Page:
What Does #WorldMentalHealthDay Mean?
Four women entrepreneurs on what this day means to them.
Posted Oct 10, 2018
It wasn’t that long ago when seeing the words “entrepreneur” and “mental health” in the same sentence would have been unheard of. But now, entrepreneurs are vying to create solutions for mental health problems and talking about what they do to promote their own personal mental health.
From apps to jewelry to fashion and design, entrepreneurs, particularly women, are building awareness about mental illness and how to make mental health and well-being a regular part of life.
The efforts of these women show that stories are a big part of how people connect to each other and bring meaning into life, and their work often involves sharing parts of their stories, too. Here are the thoughts of four women entrepreneurs about what today, World Mental Health Day, means to them:
Jen Gotch, founder and Chief Creative Officer of ban.do:
“On World Mental Health Day, and everyday, I would encourage everyone to really think about the steps we can take as a community to open up honest conversations about mental health. It is so important to remove the stigmas associated with mental illness, educate ourselves, and develop empathy for those around us who also suffer. By doing so, we can get to a place where we feel comfortable asking for and receiving help, build emotional intelligence, lift each other up, and help those who are suffering feel less alone.”
Marah Lidey and Naomi Hirabayashi, co-founders of Shine:
“World Mental Health Day is awesome, but as a culture, we need more than a single day of the year to acknowledge something so important. If instead, we make a daily commitment to be more compassionate with ourselves and others, we'll crush the stigma that comes from talking about your mental health and build a more (honest and) compassionate world.”
Claire Mazur, co-founder of Of a Kind
“I love the idea of World Mental Health Day because it means that we're normalizing the idea of talking about mental health with one another. Being open about my struggles with anxiety and depression—and the solutions I've found like committing to exercise and therapy—has been a huge part of helping me manage it.”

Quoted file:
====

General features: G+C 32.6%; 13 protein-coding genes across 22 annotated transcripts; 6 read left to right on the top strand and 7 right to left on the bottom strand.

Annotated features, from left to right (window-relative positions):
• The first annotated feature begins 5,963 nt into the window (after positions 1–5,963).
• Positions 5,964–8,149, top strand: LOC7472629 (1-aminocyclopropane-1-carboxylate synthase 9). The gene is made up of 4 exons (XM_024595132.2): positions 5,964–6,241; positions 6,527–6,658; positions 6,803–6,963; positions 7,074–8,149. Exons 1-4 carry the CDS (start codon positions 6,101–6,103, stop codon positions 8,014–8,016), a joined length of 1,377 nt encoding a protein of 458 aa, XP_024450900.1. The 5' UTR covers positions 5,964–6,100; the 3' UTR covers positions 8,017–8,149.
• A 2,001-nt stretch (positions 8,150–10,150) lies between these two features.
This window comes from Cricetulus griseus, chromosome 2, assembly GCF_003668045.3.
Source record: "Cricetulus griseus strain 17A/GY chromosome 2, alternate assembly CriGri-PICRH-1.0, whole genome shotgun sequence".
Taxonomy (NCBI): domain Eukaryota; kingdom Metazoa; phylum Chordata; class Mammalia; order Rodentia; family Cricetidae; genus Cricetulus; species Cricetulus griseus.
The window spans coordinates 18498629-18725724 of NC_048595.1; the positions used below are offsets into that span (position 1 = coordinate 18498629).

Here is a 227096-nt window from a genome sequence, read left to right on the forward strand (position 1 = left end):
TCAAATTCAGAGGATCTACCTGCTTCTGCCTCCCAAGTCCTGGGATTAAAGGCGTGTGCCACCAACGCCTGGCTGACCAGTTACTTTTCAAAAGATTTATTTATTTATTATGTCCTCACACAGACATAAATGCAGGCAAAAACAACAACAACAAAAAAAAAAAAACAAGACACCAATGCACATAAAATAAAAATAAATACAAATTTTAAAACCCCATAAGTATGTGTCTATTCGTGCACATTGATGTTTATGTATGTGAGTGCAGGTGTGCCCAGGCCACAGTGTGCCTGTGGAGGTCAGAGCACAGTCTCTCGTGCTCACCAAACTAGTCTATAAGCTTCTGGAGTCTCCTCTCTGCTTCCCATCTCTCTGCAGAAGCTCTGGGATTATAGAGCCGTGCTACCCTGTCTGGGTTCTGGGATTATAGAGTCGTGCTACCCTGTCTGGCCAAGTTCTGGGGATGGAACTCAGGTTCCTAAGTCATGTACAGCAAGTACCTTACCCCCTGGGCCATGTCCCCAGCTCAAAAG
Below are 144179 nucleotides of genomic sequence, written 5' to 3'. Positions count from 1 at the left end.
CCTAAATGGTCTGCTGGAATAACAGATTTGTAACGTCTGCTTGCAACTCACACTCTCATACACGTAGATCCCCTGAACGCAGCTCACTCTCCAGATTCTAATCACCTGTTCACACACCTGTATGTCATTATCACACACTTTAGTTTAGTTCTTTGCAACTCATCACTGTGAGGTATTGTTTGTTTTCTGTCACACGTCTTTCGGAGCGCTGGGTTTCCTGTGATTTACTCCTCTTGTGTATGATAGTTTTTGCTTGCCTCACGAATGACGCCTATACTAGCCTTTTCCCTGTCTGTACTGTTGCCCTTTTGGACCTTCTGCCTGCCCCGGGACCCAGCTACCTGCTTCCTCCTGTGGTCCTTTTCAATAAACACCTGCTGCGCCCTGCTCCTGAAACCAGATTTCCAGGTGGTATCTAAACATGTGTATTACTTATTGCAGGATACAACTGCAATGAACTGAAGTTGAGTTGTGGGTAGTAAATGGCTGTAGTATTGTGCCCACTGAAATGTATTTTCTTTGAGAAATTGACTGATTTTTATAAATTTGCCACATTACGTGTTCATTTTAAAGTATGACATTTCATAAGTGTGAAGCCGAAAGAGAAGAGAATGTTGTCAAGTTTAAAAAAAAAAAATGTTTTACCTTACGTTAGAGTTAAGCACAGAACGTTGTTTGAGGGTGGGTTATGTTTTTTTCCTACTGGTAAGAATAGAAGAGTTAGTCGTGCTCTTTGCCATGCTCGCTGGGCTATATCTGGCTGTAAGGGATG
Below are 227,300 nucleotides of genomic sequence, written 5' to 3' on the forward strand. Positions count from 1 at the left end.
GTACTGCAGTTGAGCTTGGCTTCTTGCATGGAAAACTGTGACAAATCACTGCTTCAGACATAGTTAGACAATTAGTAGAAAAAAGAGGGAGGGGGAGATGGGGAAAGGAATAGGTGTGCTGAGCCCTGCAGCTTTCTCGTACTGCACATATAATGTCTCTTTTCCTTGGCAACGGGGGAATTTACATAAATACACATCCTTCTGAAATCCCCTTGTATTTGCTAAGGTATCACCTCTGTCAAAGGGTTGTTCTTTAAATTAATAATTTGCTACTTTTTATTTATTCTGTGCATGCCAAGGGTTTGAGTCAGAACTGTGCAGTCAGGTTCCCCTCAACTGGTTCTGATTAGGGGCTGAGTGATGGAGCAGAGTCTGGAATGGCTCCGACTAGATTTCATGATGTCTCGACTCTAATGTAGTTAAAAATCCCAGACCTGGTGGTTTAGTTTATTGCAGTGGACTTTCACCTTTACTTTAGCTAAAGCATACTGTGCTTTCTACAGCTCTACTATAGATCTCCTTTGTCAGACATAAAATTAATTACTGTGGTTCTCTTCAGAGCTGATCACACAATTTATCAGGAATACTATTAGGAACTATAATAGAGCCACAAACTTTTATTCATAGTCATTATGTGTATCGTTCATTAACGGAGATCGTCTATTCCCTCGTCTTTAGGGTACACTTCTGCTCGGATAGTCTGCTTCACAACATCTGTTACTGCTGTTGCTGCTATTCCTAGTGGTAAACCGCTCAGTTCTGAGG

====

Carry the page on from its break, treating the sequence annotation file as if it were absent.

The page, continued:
Over the next few weeks, I’ll be featuring the work of these women that aims to change how we think and talk about mental illness and mental health. As they each have said, it isn’t just about one day when we give attention to our well-being, but about changing culture so that talking about and making a difference in our mental health is as much a part of our lives as the things that we touch every day—our phones, jewelry, and clothes.
Just before I pushed "Publish" on this post, there were 435,535 posts on Instagram with the hashtag #worldmentalhealthday and everyone from @SenateDemocrats to the U.S. Navy to a lot of regular people who care about mental health were posting on Twitter using the hashtag. Sixty new tweets came up in the time it took me to write this paragraph. Posts on both platforms shared images, quotes, and personal words of wisdom and support, and I couldn't help but think how incredible it is to see so many people come together to say "it's okay not to be okay."
What do you think it means that we're in a time where there can be such a public embrace of mental health? (As writer Ashley Womble said, "Now that there is a day for tacos, donuts, and everything in between, it’s easy to just gloss over World Mental Health Day as another hashtag.")
How can you work to crush stigma, lift up someone else, or be more open about your own struggles today?
Will it be a beginning to making bigger change?
Copyright 2018 Elana Premack Sandler, All Rights Reserved